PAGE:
Last night I had the pleasure of being welcomed back to New York from France with something incredibly rare- from France. A few friends came to Rothmann’s for dinner with a bottle or three to wash down a porterhouse. The first two wines were classic left bank Bordeaux, ’82 Talbot and ’88 Leoville Las Cases.
Both wines from St.-Julien showed well, the Talbot at or very close to it’s peak with cedar and tobacco and still a bit of cherry on the finish. Drink it now. Followed by the Leoville Las Cases, seeming like a wine half it’s age rich and opulent, black fruit, cedar, mint, minerality and well integrated oak. I would wait on this for awhile. One of the best examples of ’88 on the left bank from the best producer in St.-Julien.
After they had finished the steak, they moved outside to investigate the half bottle that had been chilling on ice behind the bar. We sat out on 54th street as the cement heat and humidity had become bearable after ten o’clock. I poured four glasses of the Jean-Louis Grippat Hermitage Vin de Paille Blanc 1995, Apricot, cinnamon toast, candied orange peel, cardamon and almond butter on the nose, acidity highlighting the fruit and balance on the palate. Long finish and gorgeous power and balance from a well kept bottle of a stellar vintage in the Northern Rhone Valley. I would assume this is 100% Marsanne since this is what was contained in their vineyards… I was told that 200 half bottles were produced of this wine in the 1995 vintage, although I have seen a quote that “900 half bottles are produced for us, en famille” in reference to the wine in question, not the 1995 vintage- it is conceivable that the production would differ from vintage to vintage.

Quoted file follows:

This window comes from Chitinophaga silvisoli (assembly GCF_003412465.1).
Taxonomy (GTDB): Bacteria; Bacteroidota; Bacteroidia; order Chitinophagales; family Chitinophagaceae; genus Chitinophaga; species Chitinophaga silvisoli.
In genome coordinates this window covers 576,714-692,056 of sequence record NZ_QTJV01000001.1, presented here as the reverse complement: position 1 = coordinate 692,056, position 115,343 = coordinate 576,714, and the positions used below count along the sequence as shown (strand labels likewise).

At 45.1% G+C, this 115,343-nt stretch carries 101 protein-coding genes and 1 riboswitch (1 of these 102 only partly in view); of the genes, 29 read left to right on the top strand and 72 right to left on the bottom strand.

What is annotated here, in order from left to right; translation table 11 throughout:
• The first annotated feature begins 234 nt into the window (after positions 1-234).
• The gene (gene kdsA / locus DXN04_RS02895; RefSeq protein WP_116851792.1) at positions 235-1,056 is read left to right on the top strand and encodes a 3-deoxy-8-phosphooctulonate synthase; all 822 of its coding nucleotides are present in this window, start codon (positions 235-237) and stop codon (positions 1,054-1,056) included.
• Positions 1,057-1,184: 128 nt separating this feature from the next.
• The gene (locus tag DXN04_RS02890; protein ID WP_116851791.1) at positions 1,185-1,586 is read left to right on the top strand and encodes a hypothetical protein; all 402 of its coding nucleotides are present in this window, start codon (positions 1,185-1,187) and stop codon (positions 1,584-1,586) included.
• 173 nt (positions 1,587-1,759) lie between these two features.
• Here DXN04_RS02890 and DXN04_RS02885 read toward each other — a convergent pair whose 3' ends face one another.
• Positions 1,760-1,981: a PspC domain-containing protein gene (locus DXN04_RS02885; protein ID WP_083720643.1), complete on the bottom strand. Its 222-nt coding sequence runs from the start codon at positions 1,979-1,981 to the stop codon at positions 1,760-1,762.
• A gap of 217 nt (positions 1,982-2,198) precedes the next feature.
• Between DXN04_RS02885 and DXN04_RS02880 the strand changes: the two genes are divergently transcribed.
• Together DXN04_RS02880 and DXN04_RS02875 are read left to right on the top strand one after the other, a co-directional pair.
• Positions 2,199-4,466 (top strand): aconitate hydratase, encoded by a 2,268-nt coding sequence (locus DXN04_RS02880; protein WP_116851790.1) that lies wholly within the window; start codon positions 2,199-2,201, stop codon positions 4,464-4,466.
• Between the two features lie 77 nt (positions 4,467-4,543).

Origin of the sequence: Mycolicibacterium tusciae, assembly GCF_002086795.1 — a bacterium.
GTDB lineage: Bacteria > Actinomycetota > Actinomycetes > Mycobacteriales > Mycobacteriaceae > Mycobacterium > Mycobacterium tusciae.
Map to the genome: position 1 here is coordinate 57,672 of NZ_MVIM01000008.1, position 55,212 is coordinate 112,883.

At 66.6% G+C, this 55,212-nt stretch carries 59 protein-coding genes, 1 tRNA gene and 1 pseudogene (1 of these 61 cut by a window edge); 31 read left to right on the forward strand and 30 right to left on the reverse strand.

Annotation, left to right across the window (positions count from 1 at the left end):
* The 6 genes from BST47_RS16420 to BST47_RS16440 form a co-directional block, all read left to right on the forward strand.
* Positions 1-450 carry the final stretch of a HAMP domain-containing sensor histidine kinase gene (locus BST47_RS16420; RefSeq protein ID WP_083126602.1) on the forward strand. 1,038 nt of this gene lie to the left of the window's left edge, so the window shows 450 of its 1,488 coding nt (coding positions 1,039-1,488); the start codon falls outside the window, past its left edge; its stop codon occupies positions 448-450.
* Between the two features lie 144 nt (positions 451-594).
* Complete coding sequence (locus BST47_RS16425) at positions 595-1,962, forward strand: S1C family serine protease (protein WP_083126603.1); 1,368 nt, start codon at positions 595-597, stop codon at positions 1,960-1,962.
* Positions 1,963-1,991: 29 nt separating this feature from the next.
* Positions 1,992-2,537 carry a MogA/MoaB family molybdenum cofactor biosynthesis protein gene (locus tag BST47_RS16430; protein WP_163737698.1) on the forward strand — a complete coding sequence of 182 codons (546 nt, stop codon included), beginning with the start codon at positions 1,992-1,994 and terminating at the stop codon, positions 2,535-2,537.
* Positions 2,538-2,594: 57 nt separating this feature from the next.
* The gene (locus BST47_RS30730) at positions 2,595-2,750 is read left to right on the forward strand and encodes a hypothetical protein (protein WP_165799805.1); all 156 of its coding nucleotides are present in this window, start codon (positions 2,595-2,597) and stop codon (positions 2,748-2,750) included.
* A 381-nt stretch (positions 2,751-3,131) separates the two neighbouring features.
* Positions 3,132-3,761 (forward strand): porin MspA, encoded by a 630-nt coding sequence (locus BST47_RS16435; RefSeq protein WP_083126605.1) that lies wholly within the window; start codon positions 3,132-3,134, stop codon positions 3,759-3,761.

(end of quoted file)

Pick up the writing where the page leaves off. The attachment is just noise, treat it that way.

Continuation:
Coates was on a five week tour of the U.S. doing wine dinners, charity events and other wine related appearances which were apparently all linked to Burgundy until a Nashville based collector who is an investor in Alto convinced his snowy bearded eminence to do this dinner on a night they both had free in New York.
Coates began with the history of the Chateau with the requisite mention of the Dutch draining the swamp that was Bordeaux transforming it into the land that is Bordeaux. The estate was founded in 1689 and was divided in the 19th century due to Napoleonic laws but was run more or less as a whole until 1860. Both properties received deuxieme cru (second growth) status in the 1855 Classification. The sibling is known in Bordeaux shorthand as Pichon Baron. Pichon Lalande is just to the west of first growth property Chateau Latour in the southeastern corner of Pauillac. The vineyard holdings spill over into St. Julien and Coates noted that until the early 60′s around an 1/8 of total production was bottled as St. Julien instead of Paulliac (he also noted that Lafite had similar geographical issues on the northern side of Pauillac with St. Estephe but Lafite was never forced to signify anything on thier label…)